Copyright 1996 by The Dryden Press. All rights reserved.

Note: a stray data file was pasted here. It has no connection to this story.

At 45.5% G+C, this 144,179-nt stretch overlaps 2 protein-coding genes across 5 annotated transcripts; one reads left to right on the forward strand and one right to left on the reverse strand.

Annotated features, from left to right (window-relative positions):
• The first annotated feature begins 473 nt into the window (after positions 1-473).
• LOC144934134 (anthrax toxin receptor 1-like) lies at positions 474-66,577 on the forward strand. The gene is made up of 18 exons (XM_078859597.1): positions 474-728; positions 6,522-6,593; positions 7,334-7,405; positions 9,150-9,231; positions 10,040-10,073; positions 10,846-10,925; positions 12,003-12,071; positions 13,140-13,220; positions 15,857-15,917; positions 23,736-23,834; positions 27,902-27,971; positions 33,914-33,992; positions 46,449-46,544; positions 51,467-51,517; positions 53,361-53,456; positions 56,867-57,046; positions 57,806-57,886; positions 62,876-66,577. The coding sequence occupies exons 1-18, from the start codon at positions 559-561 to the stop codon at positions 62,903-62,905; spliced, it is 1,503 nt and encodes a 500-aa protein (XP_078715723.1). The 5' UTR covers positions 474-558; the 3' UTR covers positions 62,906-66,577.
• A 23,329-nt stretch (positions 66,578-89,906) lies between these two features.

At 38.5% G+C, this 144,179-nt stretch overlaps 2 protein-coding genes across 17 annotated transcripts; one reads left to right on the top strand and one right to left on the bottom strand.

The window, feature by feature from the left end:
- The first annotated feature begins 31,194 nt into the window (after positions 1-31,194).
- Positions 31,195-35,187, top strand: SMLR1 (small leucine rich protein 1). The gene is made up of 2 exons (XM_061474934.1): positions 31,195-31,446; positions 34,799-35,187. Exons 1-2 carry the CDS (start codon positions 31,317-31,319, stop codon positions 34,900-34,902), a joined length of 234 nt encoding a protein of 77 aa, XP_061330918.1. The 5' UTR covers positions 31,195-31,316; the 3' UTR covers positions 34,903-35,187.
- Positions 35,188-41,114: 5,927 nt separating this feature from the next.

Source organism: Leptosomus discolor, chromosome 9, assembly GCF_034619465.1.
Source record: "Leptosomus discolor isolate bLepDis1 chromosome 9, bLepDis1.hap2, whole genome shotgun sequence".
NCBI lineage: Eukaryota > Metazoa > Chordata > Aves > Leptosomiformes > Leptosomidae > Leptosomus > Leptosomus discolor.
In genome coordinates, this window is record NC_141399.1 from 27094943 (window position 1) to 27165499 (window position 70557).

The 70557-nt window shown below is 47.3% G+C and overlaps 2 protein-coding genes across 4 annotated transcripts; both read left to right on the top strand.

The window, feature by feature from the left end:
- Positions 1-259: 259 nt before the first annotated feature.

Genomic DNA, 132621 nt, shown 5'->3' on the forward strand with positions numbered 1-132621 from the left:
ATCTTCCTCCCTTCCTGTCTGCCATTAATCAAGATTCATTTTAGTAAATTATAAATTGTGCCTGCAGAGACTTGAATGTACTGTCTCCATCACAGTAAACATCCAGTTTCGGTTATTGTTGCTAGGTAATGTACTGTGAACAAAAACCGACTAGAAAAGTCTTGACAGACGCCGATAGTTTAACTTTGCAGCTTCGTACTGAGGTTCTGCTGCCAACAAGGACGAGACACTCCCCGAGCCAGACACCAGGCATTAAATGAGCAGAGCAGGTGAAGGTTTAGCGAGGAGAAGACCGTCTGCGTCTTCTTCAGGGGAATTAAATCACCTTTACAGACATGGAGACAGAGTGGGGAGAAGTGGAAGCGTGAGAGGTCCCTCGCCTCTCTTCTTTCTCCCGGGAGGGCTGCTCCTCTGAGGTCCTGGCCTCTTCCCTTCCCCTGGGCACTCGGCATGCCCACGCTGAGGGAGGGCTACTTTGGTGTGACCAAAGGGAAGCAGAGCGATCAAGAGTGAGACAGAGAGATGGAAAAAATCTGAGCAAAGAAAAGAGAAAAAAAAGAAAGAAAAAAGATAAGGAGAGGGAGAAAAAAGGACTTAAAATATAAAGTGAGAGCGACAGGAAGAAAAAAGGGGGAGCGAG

Copyright © 1996 by The Dryden Press. All rights reserved. Chapter 7 – 13You have just graduated from the MBA program of a large university, and one ofyour favorite courses was “Today’s Entrepreneurs.” In fact, you enjoyed it somuch you have decided you want to “be your own boss.” While you were in themaster’s program your grandfather died and left you $300,000 to do with as youplease. You are not an inventor, and you do not have a trade skill which youcan market; however, you have decided that you would like to purchase at leastone established franchise in the fast foods area, maybe two (if profitable).The problem is that you have never been one to stay with any project for toolong, so you figure that your time frame is three years. After three yearsyou will sell off your investment and go on to something else.You have narrowed your selection down to two choices (1) Franchise L:Lisa’s Soups, Salads, & Stuff and (2) Franchise S: Sam’s Wonderful FriedChicken. The net cash flows shown below include (a) the price you wouldreceive for selling the franchise in Year 3 and (b) the forecast of how eachfranchise will do over the three-year period. Franchise L’s cash flows willstart off slowly but will increase rather quickly as people become more healthconscious, while Franchise S’s cash flows will start off high but will trailoff as other chicken competitors enter the marketplace and as people becomemore health conscious and avoid fried foods. Franchise L serves breakfast andlunch, while Franchise S serves only dinner, so it is possible for you toinvest in both franchises. You see these franchises as perfect complements toone another: you could attract both the lunch and dinner crowds and thehealth conscious and not so health conscious crowds without the franchisesdirectly competing against one another.Here are the net cash flow estimates (in thousands of dollars):Expected Net Cash FlowYear Project L Project S0 ($150) ($150)1 15 1052 90 753 120 30Depreciation, net working capital requirements, and tax effects are allincluded in these cash flows.You also have made subjective risk assessments of each franchise, andyou have concluded that both franchises have risk characteristics which aresimilar to your best alternative investment. You will require a return of 10percent. You must now determine whether one or both of the projects should beaccepted.a. What is capital budgeting? Are there any similarities between a firm’scapital budgeting decisions and an individual’s investment decisions?ANSWER: Capital budgeting is the process of analyzing additions to fixedassets. Capital budgeting is important because, more than anything else,fixed asset investment decisions chart a company’s course for the future.Conceptually, the capital budgeting process is identical to the decisionprocess used by individuals making investment decisions. These steps areinvolved:Ø Estimate the cash flows–interest or dividends in the case of bondsand stocks, operating cash flows in the case of capital projects.Ø Assess the riskiness of the cash flows.Ø Determine the appropriate discount rate, based on the riskiness of theflows and the general level of interest rates. This is called theproject cost of capital in capital budgeting.Ø Find (a) the PV of the expected cash flows and/or (b) the asset’s rateof return.Ø If the PV of the inflows is greater than the PV of the outflows (theNPV is positive), or if the calculated rate of return (the IRR) ishigher than the project cost of capital, accept the project.b. What is the difference between independent and mutually exclusiveprojects? Between normal and nonnormal projects?ANSWER: Projects are independent if the cash flows of one are not affected bythe acceptance of the other. Conversely, two projects are mutually exclusiveif acceptance of one impacts adversely the cash flows of the other; forexample, a forklift truck versus a conveyor system to move materials, or abridge versus a ferry boat.Normal projects have outflows, or costs, in the first year (or years)followed by a series of inflows. Nonnormal projects have one or more outflowsafter the inflow stream has begun. Here are some examples:Inflow (+) or Outflow (-) in Year0 1 2 3 4 5Normal – + + + + +- – + + + +- – – + + +Nonnormal – + + + + — + + – + -+ + + – – -c. (1) What is the payback period? Find the paybacks for Franchises L andS.ANSWER: The payback period is the expected number of years required to recovera project’s cost. We calculate the payback by developing the cumulative cashflows as shown below for Franchise L (in thousands of dollars):Expected Net Cash FlowsYear Annual Cumulative0 ($150) ($150)1 15 (135)2 90 (45)Payback is between3 120 75×—— t = 2 and t = 30 1 2 3-150 15 90 120-135 -45 +75Franchise L’s $150 investment has not been recovered at the end of Year 2, but